Wyant v. Wyant, 19263

CourtSupreme Court of West Virginia
Writing for the CourtBROTHERTON
Citation184 W.Va. 434,400 S.E.2d 869
PartiesDavid L. WYANT v. Betsy G. WYANT.
Docket NumberNo. 19263,19263
Decision Date17 December 1990

Page 869

400 S.E.2d 869
184 W.Va. 434
David L. WYANT
Betsy G. WYANT.
No. 19263.
Supreme Court of Appeals of
West Virginia.
Dec. 17, 1990.

Page 870

[184 W.Va. 435] Syllabus by the Court

1. "When a family law master or a circuit court enters an order awarding or modifying child support, the amount of the child support shall be in accordance with the established state guidelines, set forth in 6 W.Va.Code of State Rules §§ 78-16-1 to 78-16-20 (1988), unless the master or the court sets forth, in writing, specific reasons for not following the guidelines in the particular case involved. W.Va.Code, 48A-2-8(a), as amended." Syllabus, Holley v.

Page 871

[184 W.Va. 436] Holley, 181 W.Va. 396, 382 S.E.2d 590 (1989).

2. In order to facilitate appellate review of child support recommendations or orders, family law masters and/or circuit court judges must include as part of the record the worksheets reflecting the actual calculations which result from the application of the child support guidelines to the facts of a particular case.

3. "The concept of 'rehabilitative alimony' generally connotes an attempt to encourage a dependent spouse to become self-supporting by providing alimony for a limited period of time during which gainful employment can be obtained." Syllabus point 1, Molnar v. Molnar, 173 W.Va. 200, 314 S.E.2d 73 (1984).

4. "There are three broad inquiries that need to be considered in regard to rehabilitative alimony: (1) whether in view of the length of the marriage and the age, health, and skills of the dependent spouse, it should be granted; (2) if it is feasible, then the amount and duration of rehabilitative alimony must be determined; and (3) consideration should be given to continuing jurisdiction to reconsider the amount and duration of rehabilitative alimony." Syllabus point 3, Molnar v. Molnar, 173 W.Va. 200, 314 S.E.2d 73 (1984).

5. The tender age of and custodial responsibilities for the children of a marriage must be considered when determining the amount and type of alimony to be awarded to a dependent spouse.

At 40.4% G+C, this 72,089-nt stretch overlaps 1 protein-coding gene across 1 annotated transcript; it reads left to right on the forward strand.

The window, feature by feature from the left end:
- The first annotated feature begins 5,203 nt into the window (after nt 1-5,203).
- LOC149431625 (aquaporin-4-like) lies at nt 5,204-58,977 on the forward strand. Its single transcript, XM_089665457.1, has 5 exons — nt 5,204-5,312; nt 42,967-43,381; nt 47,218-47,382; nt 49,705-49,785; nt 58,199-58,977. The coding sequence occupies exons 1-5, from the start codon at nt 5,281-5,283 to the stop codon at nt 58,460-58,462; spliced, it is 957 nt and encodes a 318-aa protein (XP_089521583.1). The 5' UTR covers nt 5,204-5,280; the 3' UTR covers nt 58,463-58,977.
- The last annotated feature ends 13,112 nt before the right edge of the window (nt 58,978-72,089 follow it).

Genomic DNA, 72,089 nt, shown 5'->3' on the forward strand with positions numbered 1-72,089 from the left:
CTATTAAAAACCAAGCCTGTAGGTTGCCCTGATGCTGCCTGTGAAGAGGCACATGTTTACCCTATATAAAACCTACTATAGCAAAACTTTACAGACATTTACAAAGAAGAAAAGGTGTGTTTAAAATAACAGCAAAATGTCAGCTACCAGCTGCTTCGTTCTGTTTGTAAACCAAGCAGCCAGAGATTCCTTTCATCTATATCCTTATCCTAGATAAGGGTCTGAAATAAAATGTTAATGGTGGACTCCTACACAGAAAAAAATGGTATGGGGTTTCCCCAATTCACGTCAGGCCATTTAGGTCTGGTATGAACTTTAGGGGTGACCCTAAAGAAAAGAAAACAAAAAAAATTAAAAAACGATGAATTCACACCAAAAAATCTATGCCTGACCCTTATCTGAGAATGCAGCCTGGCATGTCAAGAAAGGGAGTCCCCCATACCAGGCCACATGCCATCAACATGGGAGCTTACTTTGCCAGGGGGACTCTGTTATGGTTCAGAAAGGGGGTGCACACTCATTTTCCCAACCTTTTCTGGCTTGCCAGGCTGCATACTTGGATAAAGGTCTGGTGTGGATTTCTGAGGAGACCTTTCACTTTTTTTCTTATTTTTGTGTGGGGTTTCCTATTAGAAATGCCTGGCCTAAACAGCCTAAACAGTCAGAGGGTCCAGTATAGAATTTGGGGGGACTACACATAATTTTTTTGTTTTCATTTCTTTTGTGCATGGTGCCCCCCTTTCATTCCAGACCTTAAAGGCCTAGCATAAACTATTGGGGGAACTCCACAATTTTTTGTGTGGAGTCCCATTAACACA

6. In cases in which the supporting spouse has an income and earning capacity substantially greater than that which the dependent spouse could realistically achieve under even the best of circumstances, rehabilitative alimony may not be sufficient if the dependent spouse is the primary caretaker of minor children and did not intend to join the work force on a full time basis prior to the dissolution of the marriage.

7. A court should not relieve a spouse from the duty to maintain the dependent spouse and children by providing only rehabilitative alimony simply because the dependent spouse may have the skills necessary to facilitate a return to the job market. Instead, the court should consider the following factors before opting for rehabilitative alimony over permanent alimony: (1) the dependent spouse's position in the home at the time of the divorce; (2) the age of the children; (3) the parties' income at the time of the divorce and their potential income in the future; and (4) the benefit, where economics permit, of the dependent spouse remaining in the home to care for the children.

8. " 'Questions relating to alimony and to the maintenance and custody of the children are within the sound discretion of the court and its action with respect to such matters will not be disturbed on appeal unless it clearly appears that such discretion has been abused.' Syllabus, Nichols v. Nichols, 160 W.Va. 514, 236 S.E.2d 36 (1977)." Syllabus, Luff v. Luff, 174 W.Va. 734, 329 S.E.2d 100 (1985).